A controversial plan B for addressing the climate crisis

Edwin Chen


When a modified Korean War-era aircraft bearing an unusual payload began crisscrossing the skies over Alaska in March, it opened a new frontier in the fight against climate change. During a dozen flights in a WB-57 bomber, 17 instruments customized for the mission spent 60 hours collecting trace gases in the Arctic stratosphere.

The goal is to acquire baseline observations of the stratosphere that would lay the groundwork for “climate intervention” should current efforts to stop burning fossil fuels fall short and global-warming-related catastrophes worsen.

Call it plan B: a Hail Mary attempt to cool the atmosphere by injecting aerosols up to 12 miles above Earth’s surface to reflect sunlight back to space.

Plan A, of course, is to slash our use of gas, oil, and coal — the indisputable way to eventually slow and stop climate change.

But in the wake of this year’s killer heat waves and other extreme-weather disasters, discussions about “geoengineering” are growing, although confined mostly to scientists and policymakers.

What’s lacking is sufficient public awareness of that debate, much less citizen engagement in it.

Driving the notion of climate intervention is the reality that, even if the world stopped spewing another molecule of carbon dioxide tomorrow, we’ve generated more than enough (1.8 trillion tons and counting) to guarantee that conditions will worsen.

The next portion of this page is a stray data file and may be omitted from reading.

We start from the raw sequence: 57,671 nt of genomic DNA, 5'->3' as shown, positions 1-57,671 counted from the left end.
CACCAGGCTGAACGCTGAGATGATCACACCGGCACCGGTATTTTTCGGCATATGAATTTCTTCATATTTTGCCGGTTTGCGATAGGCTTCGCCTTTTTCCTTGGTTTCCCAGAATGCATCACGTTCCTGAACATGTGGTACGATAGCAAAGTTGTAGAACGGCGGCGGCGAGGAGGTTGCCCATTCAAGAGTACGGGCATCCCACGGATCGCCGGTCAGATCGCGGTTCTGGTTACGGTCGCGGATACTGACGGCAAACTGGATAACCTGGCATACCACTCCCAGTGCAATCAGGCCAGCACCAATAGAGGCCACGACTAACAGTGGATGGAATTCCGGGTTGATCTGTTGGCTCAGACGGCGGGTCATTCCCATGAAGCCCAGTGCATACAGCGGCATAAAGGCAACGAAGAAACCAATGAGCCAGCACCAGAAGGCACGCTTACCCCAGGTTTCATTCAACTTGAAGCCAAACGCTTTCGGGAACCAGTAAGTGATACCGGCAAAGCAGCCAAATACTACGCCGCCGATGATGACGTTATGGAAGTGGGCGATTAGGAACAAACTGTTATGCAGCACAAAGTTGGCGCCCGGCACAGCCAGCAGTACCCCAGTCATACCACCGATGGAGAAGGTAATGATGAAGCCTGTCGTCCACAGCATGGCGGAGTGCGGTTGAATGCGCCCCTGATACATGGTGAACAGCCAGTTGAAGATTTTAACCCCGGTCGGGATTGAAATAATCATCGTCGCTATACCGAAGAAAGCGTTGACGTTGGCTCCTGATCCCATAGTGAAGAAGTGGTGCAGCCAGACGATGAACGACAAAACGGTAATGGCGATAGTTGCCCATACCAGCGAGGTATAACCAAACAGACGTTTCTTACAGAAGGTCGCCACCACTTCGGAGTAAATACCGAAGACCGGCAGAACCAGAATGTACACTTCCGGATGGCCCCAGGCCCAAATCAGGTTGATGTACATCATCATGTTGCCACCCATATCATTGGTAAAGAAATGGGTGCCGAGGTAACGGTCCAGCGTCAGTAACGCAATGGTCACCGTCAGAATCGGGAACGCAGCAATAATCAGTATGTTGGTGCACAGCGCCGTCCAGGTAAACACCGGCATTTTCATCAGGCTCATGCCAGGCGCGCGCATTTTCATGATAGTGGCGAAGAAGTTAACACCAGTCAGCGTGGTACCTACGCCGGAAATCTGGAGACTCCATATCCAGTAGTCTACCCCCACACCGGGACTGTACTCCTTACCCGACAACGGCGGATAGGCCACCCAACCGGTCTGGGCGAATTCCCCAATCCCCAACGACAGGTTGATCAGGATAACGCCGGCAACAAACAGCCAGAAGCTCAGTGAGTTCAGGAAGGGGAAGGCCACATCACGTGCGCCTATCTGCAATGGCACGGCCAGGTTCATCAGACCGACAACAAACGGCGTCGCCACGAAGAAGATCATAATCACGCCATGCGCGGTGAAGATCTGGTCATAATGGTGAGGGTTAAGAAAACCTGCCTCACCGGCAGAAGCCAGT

Therein lies the allure of a techno fix to chill our planet. As the United Nations Environment Program framed it in February:

“Should the effects of climate change become broadly perceived to be unbearable, and the political pressure for governments to cool the Earth become intense,” some form of geoengineering “is the only known means available for governments that might feasibly cool the Earth on politically relevant time scales.”

Plan B, though, comes with risks that are poorly understood — and untested. Chief among them is the potentially destabilizing effects of tinkering with the climate.

The cluster of geoengineering approaches now drawing the most attention is broadly called solar radiation modification.

“Solar aerosol injection” would deploy airplanes, balloons, or rockets to spread droplets of sulfuric acid particles in the stratosphere. By reflecting more sunlight, they would provide a thin sunshade to lower atmospheric temperatures — perhaps in a year’s time, maybe less.

“Marine cloud brightening’’ calls for spraying sea salt aerosols into low clouds over the ocean to enhance condensation and brighten the clouds, causing them to also reflect more sunlight.

A third technique is “cirrus cloud thinning.” Instead of reflecting sunlight, tiny specks of ice nuclei would be launched into high-altitude cirrus clouds, forming ice crystals that allow infrared radiation (heat) to escape from the Earth. Scientists are also exploring ways to genetically modify food crops to make them more reflective — akin to painting rooftops white.